By Mark Sumner | 11 November 2016
Donald Trump. Mike Pence. Science. One of these things is not liked by the others.
In the hours after the election of Donald Trump, Michael Lubell, director of public affairs for the American Physical Society in Washington, told the journal Nature that Trump will be “the first anti-science president we have ever had.”
It’s not just that both Trump and Pence are anti-science on specific issues. It’s that they both present the whole concept of science itself as a kind of conspiracy to fool non-scientists. And they are not going to fall for it.
In the course of their careers and this campaign, they have made several false claims about science, eliding complexity and sometimes outright rejecting the conclusions of the vast majority of researchers. Often, they have repeated dangerous misconceptions about science, such as the nonexistent link between vaccines and autism, which could make it harder for researchers to communicate the truth.
Energy, health, evolution, and … lightbulbs. There’s almost no area of science, at any scale, where Trump and Pence haven’t just been wrong, but have been immune to the truth. Because both men elevate their own opinions above any amount of experts or evidence.
Donald Trump’s fight with science is, as with all things Trump, a personal drudge. He’s angry at wind energy because he doesn’t like looking at windmills from one of his Scottish golf courses, so naturally he has elevated wind farms into one of the world’s great horrors.
Not only are wind farms disgusting looking, but even worse they are bad for people’s health — Donald J. Trump (@realDonaldTrump) April 23, 2012
This tweet cites the testimony of Carl V. Phillips, a wind power opponent who previously worked as a paid expert for the tobacco industry. Multiple reviews of the research on the purported health impact of “infrasound” from wind farm turbines found that there was none, aside from annoyance that could contribute to stress.
The fight over wind power is at the heart of Trump’s disdain for climate change. In his mind, wind is bad, so fossil fuels are good and climate change can’t be real.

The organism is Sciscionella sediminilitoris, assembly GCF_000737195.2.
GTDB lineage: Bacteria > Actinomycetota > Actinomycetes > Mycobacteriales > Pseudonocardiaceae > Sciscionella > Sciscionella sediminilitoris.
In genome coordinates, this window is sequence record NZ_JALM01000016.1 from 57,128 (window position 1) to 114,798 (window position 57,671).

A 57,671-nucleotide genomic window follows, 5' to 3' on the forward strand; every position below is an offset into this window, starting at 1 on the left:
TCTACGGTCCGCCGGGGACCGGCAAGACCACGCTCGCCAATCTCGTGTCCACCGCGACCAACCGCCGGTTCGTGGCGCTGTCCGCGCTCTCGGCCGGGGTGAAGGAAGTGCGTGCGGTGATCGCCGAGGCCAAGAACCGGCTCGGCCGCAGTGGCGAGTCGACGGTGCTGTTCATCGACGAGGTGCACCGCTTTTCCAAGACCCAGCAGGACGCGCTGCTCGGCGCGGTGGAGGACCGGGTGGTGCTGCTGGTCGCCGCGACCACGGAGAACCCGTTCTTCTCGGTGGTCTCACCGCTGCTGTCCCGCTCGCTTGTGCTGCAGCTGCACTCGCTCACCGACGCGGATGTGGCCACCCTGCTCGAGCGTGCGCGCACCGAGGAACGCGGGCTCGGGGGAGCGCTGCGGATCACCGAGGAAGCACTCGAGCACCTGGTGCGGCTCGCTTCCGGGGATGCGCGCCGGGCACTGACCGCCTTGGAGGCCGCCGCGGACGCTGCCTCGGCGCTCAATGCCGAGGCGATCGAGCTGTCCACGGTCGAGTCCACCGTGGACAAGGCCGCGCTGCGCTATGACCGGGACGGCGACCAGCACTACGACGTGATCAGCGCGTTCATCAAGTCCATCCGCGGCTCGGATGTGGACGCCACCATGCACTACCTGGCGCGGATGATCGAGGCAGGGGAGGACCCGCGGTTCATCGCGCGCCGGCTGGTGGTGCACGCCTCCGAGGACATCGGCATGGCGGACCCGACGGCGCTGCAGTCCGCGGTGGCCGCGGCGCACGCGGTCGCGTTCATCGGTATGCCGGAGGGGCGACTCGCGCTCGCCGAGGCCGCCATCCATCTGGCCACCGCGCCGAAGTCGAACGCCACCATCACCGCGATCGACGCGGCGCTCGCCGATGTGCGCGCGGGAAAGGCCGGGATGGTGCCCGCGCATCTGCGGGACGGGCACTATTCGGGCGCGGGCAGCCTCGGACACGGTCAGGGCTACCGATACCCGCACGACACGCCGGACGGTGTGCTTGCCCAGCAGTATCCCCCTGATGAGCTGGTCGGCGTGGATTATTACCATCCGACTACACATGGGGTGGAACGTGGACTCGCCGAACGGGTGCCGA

In September, hundreds of U.S. researchers, including 30 Nobel laureates, published an open letter criticizing Trump for his stance on climate change and highlighting the risks of failing to comply with the Paris climate accord. Studies published in peer-reviewed journals find that at least 97 percent of all actively publishing scientists believe that global warming in the past century is a consequence of human activity.
This approach is like trying to punch out a shadow. On a brick wall. Trump’s opinion on energy and climate didn’t come from experts, and it won’t be swayed by experts. Trump doesn’t even believe in experts. With his good brain, he knows more than every general and intelligence officer, and he also knows more than every scientist and engineer. He knows that he hates wind power, so they are all wrong. End of story.
In fact, wind power is so wrong that it makes climate change wrong and climate change is so wrong that it makes conserving energy wrong and conserving energy is so wrong that it makes fluorescent lightbulbs wrong.
Remember, new “environment friendly” lightbulbs can cause cancer. Be careful — the idiots who came up with this stuff don’t care. — Donald J. Trump (@realDonaldTrump) October 17, 2012
Except they don’t. But it doesn’t matter how many “experts” you stack up. Trump already knows this, so you’re wrong.
Oh, and the ozone layer? Trump knows that he can use all the hairspray he wants, because that’s just another lie. Don’t get between the man and his hair spray.
Meanwhile, over at Dumpty’s house …
Mike Pence: Do I believe in evolution? I embrace the view that God created the heavens and the Earth, the seas and all that’s in them.
No. The answer is no. Mike Pence does not believe in evolution. He’s followed the creationist line since his own ancestors
crawled out of the muck were gloriously created, and he’s still pressing the old “the fossil record doesn’t show evolution” button as hard as his pale fingers can manage. He’s testified before Congress asking that children hear “other theories on the origin of species” (like *poof* you’re a species) and he’ll likely get his wish from a Congress freshly reminded that their bread is buttered with evangelicals.
Back to Humpty …
The U.S. must immediately stop all flights from EBOLA infected countries or the plague will start and spread inside our “borders.” Act fast! — Donald J. Trump (@realDonaldTrump) August 2, 2014
Trump was wrong, of course. Several Americans who became infected overseas came home and were restored to health.
Though for some reason … Trump’s nightmarish scenario just doesn’t seem as nightmarish as it did two years ago. Or maybe even last week.
As with the broader class of things called “facts,” expect Donald Trump to be immune to any number of experts, any amount of research, or pulsing tendrils waving in his face. He does his research the old-fashioned way—pick the answer you like, and stick with it.
Donald Trump on climate change policy
Mike Pence Criticizes Theory Of Evolution
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